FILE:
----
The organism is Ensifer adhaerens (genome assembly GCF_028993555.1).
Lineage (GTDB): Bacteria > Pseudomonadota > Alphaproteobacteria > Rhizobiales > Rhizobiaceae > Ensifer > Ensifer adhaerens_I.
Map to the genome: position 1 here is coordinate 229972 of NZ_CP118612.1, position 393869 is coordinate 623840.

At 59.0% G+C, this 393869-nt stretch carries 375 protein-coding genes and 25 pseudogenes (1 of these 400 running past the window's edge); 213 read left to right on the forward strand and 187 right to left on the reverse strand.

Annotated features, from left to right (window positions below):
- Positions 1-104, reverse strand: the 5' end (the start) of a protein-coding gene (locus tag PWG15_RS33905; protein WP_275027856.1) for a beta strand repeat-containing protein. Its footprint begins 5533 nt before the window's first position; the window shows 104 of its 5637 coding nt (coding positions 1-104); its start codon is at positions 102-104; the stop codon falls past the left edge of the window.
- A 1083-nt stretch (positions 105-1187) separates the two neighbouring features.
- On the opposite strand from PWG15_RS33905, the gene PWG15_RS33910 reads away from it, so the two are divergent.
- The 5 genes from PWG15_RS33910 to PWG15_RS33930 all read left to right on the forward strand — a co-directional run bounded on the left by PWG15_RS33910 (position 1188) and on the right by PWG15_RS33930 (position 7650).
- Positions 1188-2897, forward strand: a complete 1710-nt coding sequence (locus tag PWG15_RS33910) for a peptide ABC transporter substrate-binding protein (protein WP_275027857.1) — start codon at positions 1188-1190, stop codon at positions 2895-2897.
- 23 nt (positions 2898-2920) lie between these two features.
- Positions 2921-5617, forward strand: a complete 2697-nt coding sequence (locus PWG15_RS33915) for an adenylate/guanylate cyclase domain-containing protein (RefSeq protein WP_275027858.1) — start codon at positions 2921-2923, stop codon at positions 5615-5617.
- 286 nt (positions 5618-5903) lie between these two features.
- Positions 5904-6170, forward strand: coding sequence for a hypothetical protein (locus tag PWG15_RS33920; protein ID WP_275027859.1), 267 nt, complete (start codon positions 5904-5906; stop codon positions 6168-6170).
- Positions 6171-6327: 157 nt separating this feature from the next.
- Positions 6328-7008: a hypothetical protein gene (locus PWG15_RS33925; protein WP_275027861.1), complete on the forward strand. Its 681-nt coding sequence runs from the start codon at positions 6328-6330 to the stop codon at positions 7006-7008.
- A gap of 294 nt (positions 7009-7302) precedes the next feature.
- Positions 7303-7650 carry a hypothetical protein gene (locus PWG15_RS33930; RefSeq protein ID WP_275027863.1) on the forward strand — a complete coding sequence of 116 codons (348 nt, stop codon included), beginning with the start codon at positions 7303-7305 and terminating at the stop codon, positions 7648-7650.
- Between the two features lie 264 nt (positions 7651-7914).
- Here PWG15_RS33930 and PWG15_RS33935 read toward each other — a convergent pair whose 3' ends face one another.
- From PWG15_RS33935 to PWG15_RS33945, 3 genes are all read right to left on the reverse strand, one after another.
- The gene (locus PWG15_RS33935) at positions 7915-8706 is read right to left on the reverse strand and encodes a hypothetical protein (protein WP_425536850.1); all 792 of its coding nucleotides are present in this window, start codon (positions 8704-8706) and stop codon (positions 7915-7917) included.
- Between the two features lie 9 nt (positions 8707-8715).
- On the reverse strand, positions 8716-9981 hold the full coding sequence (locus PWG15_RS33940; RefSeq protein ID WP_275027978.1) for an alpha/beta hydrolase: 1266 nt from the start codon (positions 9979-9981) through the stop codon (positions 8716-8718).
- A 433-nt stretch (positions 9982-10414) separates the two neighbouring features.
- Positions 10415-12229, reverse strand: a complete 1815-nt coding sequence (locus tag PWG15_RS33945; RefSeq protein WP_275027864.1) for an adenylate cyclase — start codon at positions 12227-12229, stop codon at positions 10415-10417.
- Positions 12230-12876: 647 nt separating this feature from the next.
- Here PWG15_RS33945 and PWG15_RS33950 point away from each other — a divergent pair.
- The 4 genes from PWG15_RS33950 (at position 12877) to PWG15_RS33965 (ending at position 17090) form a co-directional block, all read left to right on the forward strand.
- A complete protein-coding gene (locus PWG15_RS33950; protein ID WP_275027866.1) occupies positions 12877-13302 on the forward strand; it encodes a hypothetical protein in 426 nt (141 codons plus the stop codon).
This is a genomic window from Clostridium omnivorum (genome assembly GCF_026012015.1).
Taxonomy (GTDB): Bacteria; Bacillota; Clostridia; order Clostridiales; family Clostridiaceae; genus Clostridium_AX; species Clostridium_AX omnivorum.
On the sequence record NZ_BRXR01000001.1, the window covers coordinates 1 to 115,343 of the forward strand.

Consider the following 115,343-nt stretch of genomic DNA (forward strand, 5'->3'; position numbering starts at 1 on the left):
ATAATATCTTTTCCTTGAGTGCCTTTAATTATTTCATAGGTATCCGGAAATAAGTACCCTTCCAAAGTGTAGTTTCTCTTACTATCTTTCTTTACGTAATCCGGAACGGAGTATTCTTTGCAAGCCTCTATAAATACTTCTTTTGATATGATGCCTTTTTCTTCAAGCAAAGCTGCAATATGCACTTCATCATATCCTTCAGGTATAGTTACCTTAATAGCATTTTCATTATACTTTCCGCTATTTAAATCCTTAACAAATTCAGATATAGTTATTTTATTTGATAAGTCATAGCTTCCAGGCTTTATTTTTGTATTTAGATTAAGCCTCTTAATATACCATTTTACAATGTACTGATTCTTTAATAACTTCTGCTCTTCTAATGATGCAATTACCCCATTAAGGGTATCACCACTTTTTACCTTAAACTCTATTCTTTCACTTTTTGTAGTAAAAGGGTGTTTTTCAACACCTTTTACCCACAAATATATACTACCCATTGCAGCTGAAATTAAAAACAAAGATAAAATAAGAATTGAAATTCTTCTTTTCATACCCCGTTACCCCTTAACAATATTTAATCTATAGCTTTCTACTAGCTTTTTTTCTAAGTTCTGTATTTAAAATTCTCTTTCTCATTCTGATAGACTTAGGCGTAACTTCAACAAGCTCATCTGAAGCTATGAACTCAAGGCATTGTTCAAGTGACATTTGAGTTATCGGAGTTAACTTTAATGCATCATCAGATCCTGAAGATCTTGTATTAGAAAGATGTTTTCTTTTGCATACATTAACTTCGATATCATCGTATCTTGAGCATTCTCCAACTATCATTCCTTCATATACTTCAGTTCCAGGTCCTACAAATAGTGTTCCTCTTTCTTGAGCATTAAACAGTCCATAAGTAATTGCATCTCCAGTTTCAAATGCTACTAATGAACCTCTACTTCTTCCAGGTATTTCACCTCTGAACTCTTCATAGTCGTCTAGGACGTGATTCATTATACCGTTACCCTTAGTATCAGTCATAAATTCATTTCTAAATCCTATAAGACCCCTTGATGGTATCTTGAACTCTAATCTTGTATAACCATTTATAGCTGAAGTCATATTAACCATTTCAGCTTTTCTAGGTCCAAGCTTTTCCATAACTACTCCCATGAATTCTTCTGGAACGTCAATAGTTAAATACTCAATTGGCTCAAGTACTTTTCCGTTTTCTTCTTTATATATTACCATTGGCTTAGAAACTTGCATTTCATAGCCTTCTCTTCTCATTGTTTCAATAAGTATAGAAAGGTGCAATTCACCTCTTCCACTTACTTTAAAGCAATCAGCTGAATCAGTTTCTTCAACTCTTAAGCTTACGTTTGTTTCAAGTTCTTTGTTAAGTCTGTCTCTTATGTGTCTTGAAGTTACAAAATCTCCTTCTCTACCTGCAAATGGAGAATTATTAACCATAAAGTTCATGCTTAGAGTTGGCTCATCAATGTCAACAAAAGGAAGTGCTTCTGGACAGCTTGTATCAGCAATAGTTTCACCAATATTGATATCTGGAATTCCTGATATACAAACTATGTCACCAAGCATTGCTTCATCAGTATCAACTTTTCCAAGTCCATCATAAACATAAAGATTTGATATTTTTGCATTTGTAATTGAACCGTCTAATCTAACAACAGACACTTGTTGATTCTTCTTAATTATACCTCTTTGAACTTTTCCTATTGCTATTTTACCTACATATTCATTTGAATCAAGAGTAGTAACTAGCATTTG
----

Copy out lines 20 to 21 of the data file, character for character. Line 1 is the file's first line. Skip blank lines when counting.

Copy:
- Here PWG15_RS33930 and PWG15_RS33935 read toward each other — a convergent pair whose 3' ends face one another.
- From PWG15_RS33935 to PWG15_RS33945, 3 genes are all read right to left on the reverse strand, one after another.